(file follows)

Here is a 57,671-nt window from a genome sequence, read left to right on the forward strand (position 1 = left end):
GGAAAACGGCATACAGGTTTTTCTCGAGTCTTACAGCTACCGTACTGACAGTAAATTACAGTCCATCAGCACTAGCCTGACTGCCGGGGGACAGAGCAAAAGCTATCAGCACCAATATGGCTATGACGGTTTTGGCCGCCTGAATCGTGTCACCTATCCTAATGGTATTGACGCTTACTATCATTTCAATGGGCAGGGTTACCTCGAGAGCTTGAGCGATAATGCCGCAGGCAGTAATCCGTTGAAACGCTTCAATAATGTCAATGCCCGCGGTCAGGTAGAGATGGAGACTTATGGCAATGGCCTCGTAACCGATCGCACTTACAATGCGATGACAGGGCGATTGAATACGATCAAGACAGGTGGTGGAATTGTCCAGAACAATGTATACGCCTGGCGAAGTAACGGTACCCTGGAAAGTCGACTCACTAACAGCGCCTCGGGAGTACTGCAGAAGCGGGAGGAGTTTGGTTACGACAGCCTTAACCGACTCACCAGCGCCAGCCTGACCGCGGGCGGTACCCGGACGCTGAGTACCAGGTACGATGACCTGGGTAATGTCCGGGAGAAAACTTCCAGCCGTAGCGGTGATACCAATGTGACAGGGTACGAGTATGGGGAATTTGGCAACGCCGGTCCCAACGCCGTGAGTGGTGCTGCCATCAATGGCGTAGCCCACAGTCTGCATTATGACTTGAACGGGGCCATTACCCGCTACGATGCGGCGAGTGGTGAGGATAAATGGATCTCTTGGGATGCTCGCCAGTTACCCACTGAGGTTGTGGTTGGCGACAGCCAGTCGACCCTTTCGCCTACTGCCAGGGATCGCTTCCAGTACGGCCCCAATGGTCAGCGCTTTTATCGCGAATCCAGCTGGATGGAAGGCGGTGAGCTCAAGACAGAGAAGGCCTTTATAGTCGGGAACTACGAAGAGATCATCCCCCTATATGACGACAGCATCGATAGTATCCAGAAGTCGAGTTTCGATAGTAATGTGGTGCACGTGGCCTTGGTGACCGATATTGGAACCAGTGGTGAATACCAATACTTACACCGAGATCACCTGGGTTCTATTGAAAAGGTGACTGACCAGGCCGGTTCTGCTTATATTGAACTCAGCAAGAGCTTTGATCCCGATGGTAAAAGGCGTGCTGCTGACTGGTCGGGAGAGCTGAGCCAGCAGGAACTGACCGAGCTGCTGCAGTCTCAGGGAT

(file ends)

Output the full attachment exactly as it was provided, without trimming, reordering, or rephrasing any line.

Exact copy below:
Here is a 57,671-nt window from a genome sequence, read left to right on the forward strand (position 1 = left end):
GGAAAACGGCATACAGGTTTTTCTCGAGTCTTACAGCTACCGTACTGACAGTAAATTACAGTCCATCAGCACTAGCCTGACTGCCGGGGGACAGAGCAAAAGCTATCAGCACCAATATGGCTATGACGGTTTTGGCCGCCTGAATCGTGTCACCTATCCTAATGGTATTGACGCTTACTATCATTTCAATGGGCAGGGTTACCTCGAGAGCTTGAGCGATAATGCCGCAGGCAGTAATCCGTTGAAACGCTTCAATAATGTCAATGCCCGCGGTCAGGTAGAGATGGAGACTTATGGCAATGGCCTCGTAACCGATCGCACTTACAATGCGATGACAGGGCGATTGAATACGATCAAGACAGGTGGTGGAATTGTCCAGAACAATGTATACGCCTGGCGAAGTAACGGTACCCTGGAAAGTCGACTCACTAACAGCGCCTCGGGAGTACTGCAGAAGCGGGAGGAGTTTGGTTACGACAGCCTTAACCGACTCACCAGCGCCAGCCTGACCGCGGGCGGTACCCGGACGCTGAGTACCAGGTACGATGACCTGGGTAATGTCCGGGAGAAAACTTCCAGCCGTAGCGGTGATACCAATGTGACAGGGTACGAGTATGGGGAATTTGGCAACGCCGGTCCCAACGCCGTGAGTGGTGCTGCCATCAATGGCGTAGCCCACAGTCTGCATTATGACTTGAACGGGGCCATTACCCGCTACGATGCGGCGAGTGGTGAGGATAAATGGATCTCTTGGGATGCTCGCCAGTTACCCACTGAGGTTGTGGTTGGCGACAGCCAGTCGACCCTTTCGCCTACTGCCAGGGATCGCTTCCAGTACGGCCCCAATGGTCAGCGCTTTTATCGCGAATCCAGCTGGATGGAAGGCGGTGAGCTCAAGACAGAGAAGGCCTTTATAGTCGGGAACTACGAAGAGATCATCCCCCTATATGACGACAGCATCGATAGTATCCAGAAGTCGAGTTTCGATAGTAATGTGGTGCACGTGGCCTTGGTGACCGATATTGGAACCAGTGGTGAATACCAATACTTACACCGAGATCACCTGGGTTCTATTGAAAAGGTGACTGACCAGGCCGGTTCTGCTTATATTGAACTCAGCAAGAGCTTTGATCCCGATGGTAAAAGGCGTGCTGCTGACTGGTCGGGAGAGCTGAGCCAGCAGGAACTGACCGAGCTGCTGCAGTCTCAGGGAT